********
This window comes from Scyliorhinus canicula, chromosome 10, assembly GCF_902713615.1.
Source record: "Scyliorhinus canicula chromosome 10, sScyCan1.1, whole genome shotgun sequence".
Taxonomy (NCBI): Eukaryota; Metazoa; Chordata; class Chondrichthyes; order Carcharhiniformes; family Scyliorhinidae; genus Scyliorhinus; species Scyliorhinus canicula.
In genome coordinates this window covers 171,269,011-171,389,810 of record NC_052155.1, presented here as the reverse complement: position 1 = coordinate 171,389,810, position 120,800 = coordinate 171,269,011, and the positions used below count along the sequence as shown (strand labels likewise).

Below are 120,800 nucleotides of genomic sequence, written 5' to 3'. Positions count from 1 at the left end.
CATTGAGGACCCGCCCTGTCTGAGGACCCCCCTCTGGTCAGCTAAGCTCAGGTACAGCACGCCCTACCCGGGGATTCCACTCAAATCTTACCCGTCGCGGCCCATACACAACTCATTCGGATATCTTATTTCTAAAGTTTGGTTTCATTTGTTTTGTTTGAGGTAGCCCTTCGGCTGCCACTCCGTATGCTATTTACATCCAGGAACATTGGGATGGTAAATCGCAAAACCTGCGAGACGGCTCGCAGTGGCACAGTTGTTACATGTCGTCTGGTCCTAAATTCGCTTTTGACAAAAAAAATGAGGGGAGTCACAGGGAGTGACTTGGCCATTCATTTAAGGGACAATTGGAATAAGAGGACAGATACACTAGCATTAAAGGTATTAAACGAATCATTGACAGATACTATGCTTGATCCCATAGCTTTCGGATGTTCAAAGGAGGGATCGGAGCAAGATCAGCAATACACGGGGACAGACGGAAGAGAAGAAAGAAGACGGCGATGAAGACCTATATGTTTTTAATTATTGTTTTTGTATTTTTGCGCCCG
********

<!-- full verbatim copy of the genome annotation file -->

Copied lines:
This window comes from Scyliorhinus canicula, chromosome 10, assembly GCF_902713615.1.
Source record: "Scyliorhinus canicula chromosome 10, sScyCan1.1, whole genome shotgun sequence".
Taxonomy (NCBI): Eukaryota; Metazoa; Chordata; class Chondrichthyes; order Carcharhiniformes; family Scyliorhinidae; genus Scyliorhinus; species Scyliorhinus canicula.
In genome coordinates this window covers 171,269,011-171,389,810 of record NC_052155.1, presented here as the reverse complement: position 1 = coordinate 171,389,810, position 120,800 = coordinate 171,269,011, and the positions used below count along the sequence as shown (strand labels likewise).

Below are 120,800 nucleotides of genomic sequence, written 5' to 3'. Positions count from 1 at the left end.
CATTGAGGACCCGCCCTGTCTGAGGACCCCCCTCTGGTCAGCTAAGCTCAGGTACAGCACGCCCTACCCGGGGATTCCACTCAAATCTTACCCGTCGCGGCCCATACACAACTCATTCGGATATCTTATTTCTAAAGTTTGGTTTCATTTGTTTTGTTTGAGGTAGCCCTTCGGCTGCCACTCCGTATGCTATTTACATCCAGGAACATTGGGATGGTAAATCGCAAAACCTGCGAGACGGCTCGCAGTGGCACAGTTGTTACATGTCGTCTGGTCCTAAATTCGCTTTTGACAAAAAAAATGAGGGGAGTCACAGGGAGTGACTTGGCCATTCATTTAAGGGACAATTGGAATAAGAGGACAGATACACTAGCATTAAAGGTATTAAACGAATCATTGACAGATACTATGCTTGATCCCATAGCTTTCGGATGTTCAAAGGAGGGATCGGAGCAAGATCAGCAATACACGGGGACAGACGGAAGAGAAGAAAGAAGACGGCGATGAAGACCTATATGTTTTTAATTATTGTTTTTGTATTTTTGCGCCCG